U.S. Arbitration Filing Questions Impact of Beetle Attack, BCLTC Claims
(BCLTC) responded today to a request byÂ the Office of
Trade Representative to seek arbitration under the Softwood Lumber
Agreement (SLA) on matters relating to
forest pricing system.Â
fundamentally takes issue with the damage done to B.C.’s interior
timber supply by the Mountain Pine Beetle.Â The impact on our timber
supply has been staggering, as well as the impact on communities,
workers and families, companies and the overall provincial economy”,
Allan further noted that “the B.C. industry has followed the rules and
has acted in accordance with the language of SLA which protects those
rules through grandparenting.Â The SLA provides that so long as B.C.
follows the practices and procedures in place the U.S. has no right to
complain that the Agreement is being breached.”Â
The SLA is working well for the U.S. lumber industry as
of the U.S. market has fallen significantly commensurate with ongoing
flat housing demand.Â
market by aggressively diversifying its lumber markets, including a
dramatic increase in shipments to China.Â This action, combined with an
anticipated reduction in long-term BC timber supply caused by the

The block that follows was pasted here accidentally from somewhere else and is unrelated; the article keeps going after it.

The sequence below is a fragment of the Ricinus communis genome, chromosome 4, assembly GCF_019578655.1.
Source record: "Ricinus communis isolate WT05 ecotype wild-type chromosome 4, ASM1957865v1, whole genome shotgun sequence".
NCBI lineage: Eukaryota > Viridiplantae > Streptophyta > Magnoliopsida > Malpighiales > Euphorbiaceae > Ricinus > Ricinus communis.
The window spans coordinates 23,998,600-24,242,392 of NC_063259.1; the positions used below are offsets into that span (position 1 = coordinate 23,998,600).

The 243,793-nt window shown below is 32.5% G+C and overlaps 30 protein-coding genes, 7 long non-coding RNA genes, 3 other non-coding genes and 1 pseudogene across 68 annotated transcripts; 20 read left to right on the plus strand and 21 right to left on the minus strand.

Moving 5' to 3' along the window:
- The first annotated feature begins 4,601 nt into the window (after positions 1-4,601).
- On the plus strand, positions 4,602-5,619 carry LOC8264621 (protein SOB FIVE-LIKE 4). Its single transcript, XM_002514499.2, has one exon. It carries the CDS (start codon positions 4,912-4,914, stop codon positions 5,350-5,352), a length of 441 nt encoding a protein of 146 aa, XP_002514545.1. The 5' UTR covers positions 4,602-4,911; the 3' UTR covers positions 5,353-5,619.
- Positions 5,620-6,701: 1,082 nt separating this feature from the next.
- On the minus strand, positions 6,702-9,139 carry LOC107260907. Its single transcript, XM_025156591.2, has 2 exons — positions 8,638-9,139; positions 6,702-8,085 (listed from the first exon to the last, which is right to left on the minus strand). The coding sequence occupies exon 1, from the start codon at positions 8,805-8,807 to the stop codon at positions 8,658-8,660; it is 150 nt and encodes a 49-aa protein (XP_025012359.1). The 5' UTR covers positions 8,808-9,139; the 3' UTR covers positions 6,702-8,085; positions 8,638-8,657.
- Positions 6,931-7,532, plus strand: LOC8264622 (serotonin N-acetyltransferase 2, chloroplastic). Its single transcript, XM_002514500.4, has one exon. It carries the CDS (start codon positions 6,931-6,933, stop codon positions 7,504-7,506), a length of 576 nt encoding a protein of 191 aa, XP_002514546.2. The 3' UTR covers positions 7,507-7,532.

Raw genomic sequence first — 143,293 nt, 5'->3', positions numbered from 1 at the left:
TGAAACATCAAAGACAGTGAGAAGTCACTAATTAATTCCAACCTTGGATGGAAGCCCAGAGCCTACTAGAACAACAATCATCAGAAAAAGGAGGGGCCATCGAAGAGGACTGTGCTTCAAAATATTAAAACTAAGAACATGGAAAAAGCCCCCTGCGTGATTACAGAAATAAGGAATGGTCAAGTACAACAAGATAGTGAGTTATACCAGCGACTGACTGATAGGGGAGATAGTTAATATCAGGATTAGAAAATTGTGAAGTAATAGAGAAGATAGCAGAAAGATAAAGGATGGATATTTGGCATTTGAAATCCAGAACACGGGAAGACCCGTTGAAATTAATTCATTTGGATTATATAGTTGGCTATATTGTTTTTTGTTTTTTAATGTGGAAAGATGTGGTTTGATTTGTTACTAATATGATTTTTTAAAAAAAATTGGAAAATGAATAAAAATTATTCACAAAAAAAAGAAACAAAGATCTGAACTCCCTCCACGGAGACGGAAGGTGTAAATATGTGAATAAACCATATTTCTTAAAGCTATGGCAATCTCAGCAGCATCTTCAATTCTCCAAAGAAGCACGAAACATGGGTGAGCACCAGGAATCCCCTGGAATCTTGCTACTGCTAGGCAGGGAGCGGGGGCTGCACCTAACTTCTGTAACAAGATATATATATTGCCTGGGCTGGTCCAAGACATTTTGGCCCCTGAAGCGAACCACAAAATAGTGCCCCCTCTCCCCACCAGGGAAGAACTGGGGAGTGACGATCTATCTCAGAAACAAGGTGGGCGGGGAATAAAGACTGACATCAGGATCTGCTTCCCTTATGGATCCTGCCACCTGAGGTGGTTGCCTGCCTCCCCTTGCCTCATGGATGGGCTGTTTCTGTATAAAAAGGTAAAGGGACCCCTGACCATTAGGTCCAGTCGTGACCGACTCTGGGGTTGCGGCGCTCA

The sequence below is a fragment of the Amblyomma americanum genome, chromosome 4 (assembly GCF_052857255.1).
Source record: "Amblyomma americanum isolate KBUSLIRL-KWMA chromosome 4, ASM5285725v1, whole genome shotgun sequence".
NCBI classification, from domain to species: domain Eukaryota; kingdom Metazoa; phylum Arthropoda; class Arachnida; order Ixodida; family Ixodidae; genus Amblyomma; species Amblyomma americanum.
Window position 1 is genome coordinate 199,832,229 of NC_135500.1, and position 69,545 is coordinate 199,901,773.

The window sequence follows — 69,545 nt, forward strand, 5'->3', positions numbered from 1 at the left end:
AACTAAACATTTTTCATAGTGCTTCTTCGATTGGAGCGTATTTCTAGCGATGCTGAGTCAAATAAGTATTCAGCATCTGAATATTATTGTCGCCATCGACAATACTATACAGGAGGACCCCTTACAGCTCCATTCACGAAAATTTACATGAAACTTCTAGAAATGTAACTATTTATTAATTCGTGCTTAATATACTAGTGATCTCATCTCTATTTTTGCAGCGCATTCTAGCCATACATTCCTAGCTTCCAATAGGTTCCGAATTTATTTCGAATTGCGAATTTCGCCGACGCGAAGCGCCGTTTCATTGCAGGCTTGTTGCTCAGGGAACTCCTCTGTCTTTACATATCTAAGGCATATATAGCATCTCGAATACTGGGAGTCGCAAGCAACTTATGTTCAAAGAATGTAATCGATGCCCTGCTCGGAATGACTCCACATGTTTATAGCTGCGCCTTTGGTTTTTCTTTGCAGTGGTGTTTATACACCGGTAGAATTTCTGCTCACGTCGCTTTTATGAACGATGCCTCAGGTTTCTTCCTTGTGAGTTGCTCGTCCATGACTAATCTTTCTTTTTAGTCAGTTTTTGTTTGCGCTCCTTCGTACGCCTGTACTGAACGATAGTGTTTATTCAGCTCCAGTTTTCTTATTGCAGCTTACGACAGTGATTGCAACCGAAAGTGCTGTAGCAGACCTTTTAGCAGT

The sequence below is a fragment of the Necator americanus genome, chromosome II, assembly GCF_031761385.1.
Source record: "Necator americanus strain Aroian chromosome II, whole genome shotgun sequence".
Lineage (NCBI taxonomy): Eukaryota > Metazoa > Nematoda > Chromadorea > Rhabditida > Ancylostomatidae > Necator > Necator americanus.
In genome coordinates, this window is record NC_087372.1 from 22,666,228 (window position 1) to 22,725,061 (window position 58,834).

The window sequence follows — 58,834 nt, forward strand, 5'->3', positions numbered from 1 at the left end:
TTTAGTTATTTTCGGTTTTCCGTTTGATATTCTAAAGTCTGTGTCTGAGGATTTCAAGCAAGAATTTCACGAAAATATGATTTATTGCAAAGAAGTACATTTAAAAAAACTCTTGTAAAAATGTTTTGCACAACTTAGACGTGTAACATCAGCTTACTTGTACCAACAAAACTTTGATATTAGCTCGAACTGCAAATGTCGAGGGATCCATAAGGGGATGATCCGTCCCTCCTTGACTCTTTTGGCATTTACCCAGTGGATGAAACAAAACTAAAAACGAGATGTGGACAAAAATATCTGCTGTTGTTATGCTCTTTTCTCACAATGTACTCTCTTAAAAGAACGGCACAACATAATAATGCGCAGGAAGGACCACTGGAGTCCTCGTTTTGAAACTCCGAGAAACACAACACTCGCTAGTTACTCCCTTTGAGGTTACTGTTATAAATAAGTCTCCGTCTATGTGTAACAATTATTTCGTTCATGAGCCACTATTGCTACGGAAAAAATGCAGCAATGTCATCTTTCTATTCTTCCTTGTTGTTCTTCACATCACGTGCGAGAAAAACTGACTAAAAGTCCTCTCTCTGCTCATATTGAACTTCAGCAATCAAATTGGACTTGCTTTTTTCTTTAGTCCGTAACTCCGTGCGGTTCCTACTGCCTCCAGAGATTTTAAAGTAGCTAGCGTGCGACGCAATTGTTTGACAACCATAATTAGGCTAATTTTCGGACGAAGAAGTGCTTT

destructive impact of the Mountain Pine Beetle could result in future
constrained lumber availability that would hinder recovery in the U.S.
With less then three years left under the SLA,
be well advised to focus its efforts on confronting these long-term
structural issues and fostering the ongoing collaborative effort on
both sides of the border to grow the market for lumber.Â “We are deeply
disappointed that the U.S. instead has chosen to resume protectionist
action the Agreement was meant to end”, said Allan.Â “We’ve won every
prior challenge the US has brought against BC’s forest policies, and
will prevail this time as well,” Allan concluded.
The BCLTC represents 80% of interior lumber production and a substantial
proportion of coastal production.
SOURCE BC Lumber Trade Council